Polysilicon Prices To Fall ‘Steeply’ By 2023-Start

Rethink Energy Expects Global Polysilicon ‘Overcapacity’ In Coming Decade

Polysilicon Prices To Fall ‘Steeply’ By 2023-Start

Rethink Solar Analyst Andries Wantenaar expects polysilicon prices coming down from 2023 onward as new capacity starts to come online. (Illustrative Photo; Photo Credit: Bjoern Wylezich/Shutterstock.com)

  • Rethink Energy expects polysilicon production capacity of the world to increase to 1,170,000 tons annually by H2/2022, up from 880,000 tons today
  • It sees prices starting to come down from 2023 onward, and new capacity leading to overcapacity during this decade
  • Western polysilicon production capacity to sustain demand, beyond Chinese supply chain, will depend on a combination of tariffs, sanctions and manufacturing incentives

Analysts at UK based market intelligence firm Rethink Energy see global polysilicon production capacity to increase to 1,170,000 tons in H2/2022, reaching 1,595,000 in H1/2023, up from 880,000 tons today, leading to its prices declining ‘steeply’ from the beginning of 2023.

In an update to its February 2022 report Polysilicon Manufacturing Forecast to 2020, Rethink Energy of Rethink Research argues that with so much capacity coming online in the next few years (3,848,000 tons by H2/2024), the next decade is likely to see overcapacity and ‘prices bumping along at marginal production costs’.

In H1/2023, it expects 216 GW worth of polysilicon to be produced, up from 125 GW in H1/2022, catering to growing demand.

Andries Wantenaar, Solar Analyst and Research Lead of the research paper titled Rethink consults Polysilicon crystal ball-finds instant solar relief, states, “If you look at the data coming out of organizations like China Minmetals Corporation and the China Photovoltaic Association you can see that it demonstrates capacity utilization of existing factories right now is almost 100% and new factories are being successfully ramped up in record time.”

Push is coming from not just Chinese polysilicon makers, but also downstream solar  manufacturers that are looking to secure-in-house supply. Remaining components of a solar module as glass, backsheets, etc., haven’t had such an impact as polysilicon on the overall cost of a module.

Sharing his views on western polysilicon production capacity, Wantenaar said its growth will depend on a number of factors as tariffs, sanctions and manufacturing incentives as those in Inflation Reduction Act in the US. He stressed that ‘it really will take a combination of all three to sustain a fully verticalized silicon-based photovoltaic supply chain anywhere outside of China’.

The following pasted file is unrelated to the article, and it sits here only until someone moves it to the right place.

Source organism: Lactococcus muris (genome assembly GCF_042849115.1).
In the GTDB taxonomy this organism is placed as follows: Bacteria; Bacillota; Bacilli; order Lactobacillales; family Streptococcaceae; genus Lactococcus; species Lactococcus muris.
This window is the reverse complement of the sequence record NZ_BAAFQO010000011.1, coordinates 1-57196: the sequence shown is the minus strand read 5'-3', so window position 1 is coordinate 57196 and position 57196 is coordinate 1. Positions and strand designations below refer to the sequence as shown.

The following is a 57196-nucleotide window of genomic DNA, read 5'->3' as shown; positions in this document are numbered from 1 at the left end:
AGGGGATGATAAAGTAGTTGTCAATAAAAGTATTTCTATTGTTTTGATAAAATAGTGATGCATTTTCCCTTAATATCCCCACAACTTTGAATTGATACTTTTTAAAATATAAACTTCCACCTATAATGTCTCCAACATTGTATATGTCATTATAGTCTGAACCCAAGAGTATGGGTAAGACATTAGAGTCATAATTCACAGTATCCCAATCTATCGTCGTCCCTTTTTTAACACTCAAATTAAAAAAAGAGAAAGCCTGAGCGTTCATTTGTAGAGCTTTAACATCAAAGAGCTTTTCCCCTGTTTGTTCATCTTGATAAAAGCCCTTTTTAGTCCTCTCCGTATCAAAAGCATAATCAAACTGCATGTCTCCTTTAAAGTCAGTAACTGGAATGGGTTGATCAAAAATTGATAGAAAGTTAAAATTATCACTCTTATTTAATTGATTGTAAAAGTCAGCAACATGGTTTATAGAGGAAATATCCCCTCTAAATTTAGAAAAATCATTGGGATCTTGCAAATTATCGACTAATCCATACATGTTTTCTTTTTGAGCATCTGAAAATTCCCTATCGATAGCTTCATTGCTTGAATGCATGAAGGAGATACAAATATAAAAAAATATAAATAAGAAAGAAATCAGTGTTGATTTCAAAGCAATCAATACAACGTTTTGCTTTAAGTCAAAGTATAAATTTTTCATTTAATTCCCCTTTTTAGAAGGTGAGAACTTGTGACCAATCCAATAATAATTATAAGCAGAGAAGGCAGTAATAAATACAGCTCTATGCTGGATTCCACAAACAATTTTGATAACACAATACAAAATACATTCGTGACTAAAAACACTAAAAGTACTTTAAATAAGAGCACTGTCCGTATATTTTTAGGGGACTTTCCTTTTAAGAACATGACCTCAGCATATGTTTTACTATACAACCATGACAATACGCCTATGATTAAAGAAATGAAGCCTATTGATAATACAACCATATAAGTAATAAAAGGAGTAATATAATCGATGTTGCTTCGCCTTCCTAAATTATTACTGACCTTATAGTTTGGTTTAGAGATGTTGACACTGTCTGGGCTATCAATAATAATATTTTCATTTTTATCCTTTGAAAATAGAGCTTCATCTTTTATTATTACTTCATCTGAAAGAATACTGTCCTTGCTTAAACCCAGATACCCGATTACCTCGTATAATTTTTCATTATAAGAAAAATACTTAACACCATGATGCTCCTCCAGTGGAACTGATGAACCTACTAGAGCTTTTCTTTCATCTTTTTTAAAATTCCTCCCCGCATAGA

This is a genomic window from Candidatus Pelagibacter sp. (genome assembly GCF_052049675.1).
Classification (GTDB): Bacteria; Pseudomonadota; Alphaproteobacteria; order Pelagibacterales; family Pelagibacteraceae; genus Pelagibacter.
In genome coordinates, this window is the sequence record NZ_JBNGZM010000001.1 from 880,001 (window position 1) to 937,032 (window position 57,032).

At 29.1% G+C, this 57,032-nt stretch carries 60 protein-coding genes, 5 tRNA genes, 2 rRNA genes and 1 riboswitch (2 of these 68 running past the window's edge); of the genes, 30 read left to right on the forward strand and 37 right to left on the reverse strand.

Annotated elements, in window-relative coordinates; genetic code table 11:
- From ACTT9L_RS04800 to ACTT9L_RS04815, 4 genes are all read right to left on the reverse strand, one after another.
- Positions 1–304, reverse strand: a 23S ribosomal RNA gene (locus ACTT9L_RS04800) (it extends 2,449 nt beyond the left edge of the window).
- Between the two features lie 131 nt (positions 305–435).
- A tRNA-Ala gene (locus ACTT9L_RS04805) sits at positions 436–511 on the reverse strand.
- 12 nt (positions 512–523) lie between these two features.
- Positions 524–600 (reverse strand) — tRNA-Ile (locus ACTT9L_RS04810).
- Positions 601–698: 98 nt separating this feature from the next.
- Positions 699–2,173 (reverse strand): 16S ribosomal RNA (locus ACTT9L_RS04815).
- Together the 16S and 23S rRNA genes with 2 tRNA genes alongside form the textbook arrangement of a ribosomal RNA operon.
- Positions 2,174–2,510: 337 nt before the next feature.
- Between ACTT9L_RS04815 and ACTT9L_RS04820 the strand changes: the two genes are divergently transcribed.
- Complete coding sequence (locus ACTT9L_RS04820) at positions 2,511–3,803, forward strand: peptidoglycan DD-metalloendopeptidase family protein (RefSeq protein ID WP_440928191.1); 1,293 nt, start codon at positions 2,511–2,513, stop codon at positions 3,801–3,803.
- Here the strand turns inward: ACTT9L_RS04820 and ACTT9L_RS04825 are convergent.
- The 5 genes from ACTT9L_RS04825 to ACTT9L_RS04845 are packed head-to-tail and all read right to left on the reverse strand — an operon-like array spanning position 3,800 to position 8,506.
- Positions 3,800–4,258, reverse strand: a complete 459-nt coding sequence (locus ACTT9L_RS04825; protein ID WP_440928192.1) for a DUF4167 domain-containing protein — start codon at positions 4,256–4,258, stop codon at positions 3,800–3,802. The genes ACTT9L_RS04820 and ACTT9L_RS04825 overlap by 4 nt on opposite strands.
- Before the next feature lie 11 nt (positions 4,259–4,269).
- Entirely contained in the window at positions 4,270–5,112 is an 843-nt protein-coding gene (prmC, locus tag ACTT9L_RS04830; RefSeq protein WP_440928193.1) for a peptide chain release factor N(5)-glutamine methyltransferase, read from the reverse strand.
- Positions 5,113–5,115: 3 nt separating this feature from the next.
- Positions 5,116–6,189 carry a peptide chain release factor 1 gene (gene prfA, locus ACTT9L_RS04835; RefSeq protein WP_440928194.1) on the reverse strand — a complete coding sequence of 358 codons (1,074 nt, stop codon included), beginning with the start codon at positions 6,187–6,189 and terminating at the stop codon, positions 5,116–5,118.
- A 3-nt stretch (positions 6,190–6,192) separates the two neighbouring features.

Countries like India and Indonesia, that are exploring this segment, can become exporters to Western wafer fabs if Chinese solar panels are barred completely from the US, European Union (EU) or other countries.

The full update is available to subscribers of Rethink on its website.

In its February 2022 report, Rethink Energy said it expects 2022 to be the 2nd and last year of current polysilicon shortage and by 2030 its global production capacity will be enough to manufacture PV worth 1 TW (see Enough Polysilicon For 1,000 GW PV By 2030).

In June 2022, Fitch Solutions also said global polysilicon production capacity may exceed 1 million ton by 2022-end (see Expect Solar Capex To Start Coming Down in 2023).

About The Author

Anu Bhambhani

Senior News Editor: Anu Bhambhani is the Senior News Editor of TaiyangNews. Anu is our solar news whirlwind. At TaiyangNews she covers everything that is of importance in the world of solar power.Before joining our team, Anu worked in various positions at publications of the Times Group in New Delhi. As a Principal Correspondent, she conceptualized special features and supplements for both The Times of India and The Economic Times. While Anu delved deep into solar at TaiyangNews, environment topics have been close to her heart before. As Assistant Editor, she was responsible for launching Planet Earth for The Economic Times, a special series on environment. Before joining the Times Group, Anu was a Copy Editor at the Hindustan Times.Anu holds a Masters degree in Journalism and Mass Communications from the University of Rajasthan. She also studied at the Centre for Science and Environment in New Delhi on E-Outreach: New Media Technologies for Advocacy and Strategic Communication, Social Media

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